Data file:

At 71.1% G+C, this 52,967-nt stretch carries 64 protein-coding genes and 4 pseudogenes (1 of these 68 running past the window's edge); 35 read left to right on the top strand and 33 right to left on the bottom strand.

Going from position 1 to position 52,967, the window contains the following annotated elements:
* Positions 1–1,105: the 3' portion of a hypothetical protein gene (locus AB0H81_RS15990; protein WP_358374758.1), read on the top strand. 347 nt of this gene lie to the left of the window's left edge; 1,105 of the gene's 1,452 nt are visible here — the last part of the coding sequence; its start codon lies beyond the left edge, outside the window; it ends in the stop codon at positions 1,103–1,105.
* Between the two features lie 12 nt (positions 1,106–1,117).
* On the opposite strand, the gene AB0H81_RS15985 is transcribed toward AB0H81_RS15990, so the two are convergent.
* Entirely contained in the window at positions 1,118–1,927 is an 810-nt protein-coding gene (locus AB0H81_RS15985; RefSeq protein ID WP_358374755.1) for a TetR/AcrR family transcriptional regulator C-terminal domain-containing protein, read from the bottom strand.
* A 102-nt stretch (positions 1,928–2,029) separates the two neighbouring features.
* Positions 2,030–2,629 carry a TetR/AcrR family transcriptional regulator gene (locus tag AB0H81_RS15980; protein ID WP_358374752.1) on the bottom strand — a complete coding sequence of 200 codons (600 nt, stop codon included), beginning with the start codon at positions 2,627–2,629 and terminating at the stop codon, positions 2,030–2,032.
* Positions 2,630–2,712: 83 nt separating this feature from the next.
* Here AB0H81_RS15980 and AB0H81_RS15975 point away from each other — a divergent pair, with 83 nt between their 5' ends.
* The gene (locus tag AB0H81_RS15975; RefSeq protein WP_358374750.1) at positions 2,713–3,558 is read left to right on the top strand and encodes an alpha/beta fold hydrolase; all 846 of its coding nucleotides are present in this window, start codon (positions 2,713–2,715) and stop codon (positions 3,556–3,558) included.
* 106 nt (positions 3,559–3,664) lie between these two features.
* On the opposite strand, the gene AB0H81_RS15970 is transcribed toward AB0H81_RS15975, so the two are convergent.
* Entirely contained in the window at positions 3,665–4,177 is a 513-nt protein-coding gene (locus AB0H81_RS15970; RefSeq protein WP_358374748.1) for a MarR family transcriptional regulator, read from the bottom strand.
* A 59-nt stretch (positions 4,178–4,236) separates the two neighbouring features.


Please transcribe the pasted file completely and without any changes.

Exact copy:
At 71.1% G+C, this 52,967-nt stretch carries 64 protein-coding genes and 4 pseudogenes (1 of these 68 running past the window's edge); 35 read left to right on the top strand and 33 right to left on the bottom strand.

Going from position 1 to position 52,967, the window contains the following annotated elements:
* Positions 1–1,105: the 3' portion of a hypothetical protein gene (locus AB0H81_RS15990; protein WP_358374758.1), read on the top strand. 347 nt of this gene lie to the left of the window's left edge; 1,105 of the gene's 1,452 nt are visible here — the last part of the coding sequence; its start codon lies beyond the left edge, outside the window; it ends in the stop codon at positions 1,103–1,105.
* Between the two features lie 12 nt (positions 1,106–1,117).
* On the opposite strand, the gene AB0H81_RS15985 is transcribed toward AB0H81_RS15990, so the two are convergent.
* Entirely contained in the window at positions 1,118–1,927 is an 810-nt protein-coding gene (locus AB0H81_RS15985; RefSeq protein ID WP_358374755.1) for a TetR/AcrR family transcriptional regulator C-terminal domain-containing protein, read from the bottom strand.
* A 102-nt stretch (positions 1,928–2,029) separates the two neighbouring features.
* Positions 2,030–2,629 carry a TetR/AcrR family transcriptional regulator gene (locus tag AB0H81_RS15980; protein ID WP_358374752.1) on the bottom strand — a complete coding sequence of 200 codons (600 nt, stop codon included), beginning with the start codon at positions 2,627–2,629 and terminating at the stop codon, positions 2,030–2,032.
* Positions 2,630–2,712: 83 nt separating this feature from the next.
* Here AB0H81_RS15980 and AB0H81_RS15975 point away from each other — a divergent pair, with 83 nt between their 5' ends.
* The gene (locus tag AB0H81_RS15975; RefSeq protein WP_358374750.1) at positions 2,713–3,558 is read left to right on the top strand and encodes an alpha/beta fold hydrolase; all 846 of its coding nucleotides are present in this window, start codon (positions 2,713–2,715) and stop codon (positions 3,556–3,558) included.
* 106 nt (positions 3,559–3,664) lie between these two features.
* On the opposite strand, the gene AB0H81_RS15970 is transcribed toward AB0H81_RS15975, so the two are convergent.
* Entirely contained in the window at positions 3,665–4,177 is a 513-nt protein-coding gene (locus AB0H81_RS15970; RefSeq protein WP_358374748.1) for a MarR family transcriptional regulator, read from the bottom strand.
* A 59-nt stretch (positions 4,178–4,236) separates the two neighbouring features.